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Exploring Swing's Table Component

Jeff Friesen explores Swing's table component, including its JTable class and related classes. Learn here how to accomplish some basic things with a JTable by calling various methods.
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Like this article? We recommend

What is the most common way to organize many related values? Consider a table. A table organizes related values in a row-and-column format. Each row presents a collection of values that describes some entity (such as an employee), and each column imparts meaning to every row's value that appears in that column (such as a column of names, a column of addresses, and so forth). Tables are so pervasive in the computer science world that they form the basis of relational databases. A Java developer accesses a relational database (by using the JDBC API) to bring a database table's values into a Java program. Because it is beneficial to display those values to the program's users in a tabular format, Java developers often consider Swing's table component when they need to accomplish that task.

This article is the first in a trilogy of articles that explores Swing's table component. The first article walks you through a tutorial of most table component features and provides you with detailed behind-the-scenes information on how table component features work. The second and third articles expand on the first article by offering several tips for creating more powerful table components. Once you complete this trilogy of table component articles, you will possess a more complete understanding of Swing's table component and will be able to enhance that component to meet your needs.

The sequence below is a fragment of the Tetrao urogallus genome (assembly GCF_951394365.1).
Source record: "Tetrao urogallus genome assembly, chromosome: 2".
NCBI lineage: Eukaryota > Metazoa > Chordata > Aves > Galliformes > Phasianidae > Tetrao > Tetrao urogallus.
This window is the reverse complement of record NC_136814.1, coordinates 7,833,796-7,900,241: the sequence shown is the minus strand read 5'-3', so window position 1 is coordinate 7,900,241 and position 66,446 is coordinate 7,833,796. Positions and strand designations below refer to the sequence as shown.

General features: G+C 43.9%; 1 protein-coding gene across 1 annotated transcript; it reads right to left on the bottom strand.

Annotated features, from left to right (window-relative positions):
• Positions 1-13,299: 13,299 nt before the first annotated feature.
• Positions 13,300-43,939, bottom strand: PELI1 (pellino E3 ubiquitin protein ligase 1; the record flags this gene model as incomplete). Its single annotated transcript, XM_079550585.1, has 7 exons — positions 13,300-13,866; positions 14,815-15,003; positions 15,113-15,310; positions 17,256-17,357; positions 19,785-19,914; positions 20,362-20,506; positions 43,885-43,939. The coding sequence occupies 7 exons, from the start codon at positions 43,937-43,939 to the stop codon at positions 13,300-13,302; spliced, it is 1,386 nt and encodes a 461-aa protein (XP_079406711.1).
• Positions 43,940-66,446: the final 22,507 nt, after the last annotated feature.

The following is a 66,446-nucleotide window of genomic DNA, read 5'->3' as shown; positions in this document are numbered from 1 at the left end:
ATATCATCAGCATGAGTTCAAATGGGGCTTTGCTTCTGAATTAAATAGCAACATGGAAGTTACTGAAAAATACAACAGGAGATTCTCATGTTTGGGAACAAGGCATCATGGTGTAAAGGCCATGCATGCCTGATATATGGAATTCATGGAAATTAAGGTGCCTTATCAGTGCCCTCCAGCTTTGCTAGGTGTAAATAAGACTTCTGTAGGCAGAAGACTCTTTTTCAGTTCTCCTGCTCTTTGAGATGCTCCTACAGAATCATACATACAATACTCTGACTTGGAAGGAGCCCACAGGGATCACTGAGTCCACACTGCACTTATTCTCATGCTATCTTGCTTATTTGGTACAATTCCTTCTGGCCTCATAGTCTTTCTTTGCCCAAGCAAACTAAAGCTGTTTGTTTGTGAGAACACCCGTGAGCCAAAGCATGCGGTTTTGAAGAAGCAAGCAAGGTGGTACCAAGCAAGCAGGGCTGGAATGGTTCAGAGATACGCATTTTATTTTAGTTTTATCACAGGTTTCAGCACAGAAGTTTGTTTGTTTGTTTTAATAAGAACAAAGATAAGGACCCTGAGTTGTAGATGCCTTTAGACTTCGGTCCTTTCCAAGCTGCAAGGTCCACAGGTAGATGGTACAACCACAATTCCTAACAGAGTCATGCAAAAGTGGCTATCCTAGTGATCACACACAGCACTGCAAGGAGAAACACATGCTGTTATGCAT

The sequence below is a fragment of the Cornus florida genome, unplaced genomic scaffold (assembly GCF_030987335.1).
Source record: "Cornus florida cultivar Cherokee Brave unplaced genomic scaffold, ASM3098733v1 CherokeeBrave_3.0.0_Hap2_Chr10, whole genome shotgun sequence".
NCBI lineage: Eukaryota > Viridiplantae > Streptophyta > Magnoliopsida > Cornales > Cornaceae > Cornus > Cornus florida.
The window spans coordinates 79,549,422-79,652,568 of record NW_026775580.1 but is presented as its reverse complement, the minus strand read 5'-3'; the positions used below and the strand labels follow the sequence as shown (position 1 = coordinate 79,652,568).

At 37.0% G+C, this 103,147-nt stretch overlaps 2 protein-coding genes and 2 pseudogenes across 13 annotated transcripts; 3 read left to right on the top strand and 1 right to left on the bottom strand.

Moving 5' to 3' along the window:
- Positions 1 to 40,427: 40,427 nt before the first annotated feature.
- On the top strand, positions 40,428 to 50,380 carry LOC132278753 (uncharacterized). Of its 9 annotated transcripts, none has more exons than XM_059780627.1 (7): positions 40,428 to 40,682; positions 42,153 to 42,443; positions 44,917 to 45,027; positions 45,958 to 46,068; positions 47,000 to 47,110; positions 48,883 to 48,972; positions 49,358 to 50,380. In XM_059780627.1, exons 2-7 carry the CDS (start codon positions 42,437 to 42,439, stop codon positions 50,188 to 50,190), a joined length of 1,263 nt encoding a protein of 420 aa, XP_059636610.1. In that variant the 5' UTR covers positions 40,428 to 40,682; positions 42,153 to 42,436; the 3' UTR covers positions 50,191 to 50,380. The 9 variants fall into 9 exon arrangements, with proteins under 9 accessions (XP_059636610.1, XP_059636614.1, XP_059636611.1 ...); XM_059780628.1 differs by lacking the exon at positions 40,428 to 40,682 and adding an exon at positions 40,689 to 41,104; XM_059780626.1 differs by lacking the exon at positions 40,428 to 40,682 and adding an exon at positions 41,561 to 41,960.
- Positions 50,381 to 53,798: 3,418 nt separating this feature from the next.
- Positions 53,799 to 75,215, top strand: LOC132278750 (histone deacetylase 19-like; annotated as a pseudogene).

All programs that appear in these three articles have been tested with Version 1.4 of Sun's Java 2 Standard Edition SDK.

Introducing the Table Component

What is a table component? My definition is the combination of an object created from the JTable class and several objects created from other classes that are referenced from JTable field variables. Once the JTable object has been added to a container and the container has been made visible, a rendering of the table component appears on the screen. Figure 1 presents a GUI composed of a single table component.

Figure 1 Swing's table component displays as a crisscrossing grid of rows and columns. The intersection of a row and a column is known as a cell.

Figure 1 shows that a table component displays as a crisscrossing grid of rows and columns. Each of the white rectangles between grid lines, known as a cell, displays a value. As Figure 1 also shows, a table component is capable of displaying a header of column names. The header's column names, in Figure 1, are Name and Address.

To effectively use a table component, you need to become familiar with its architecture. One way to familiarize yourself with table component architecture is to know what classes and interfaces are involved in the creation and management of that component. Table 1 summarizes most of those classes and interfaces.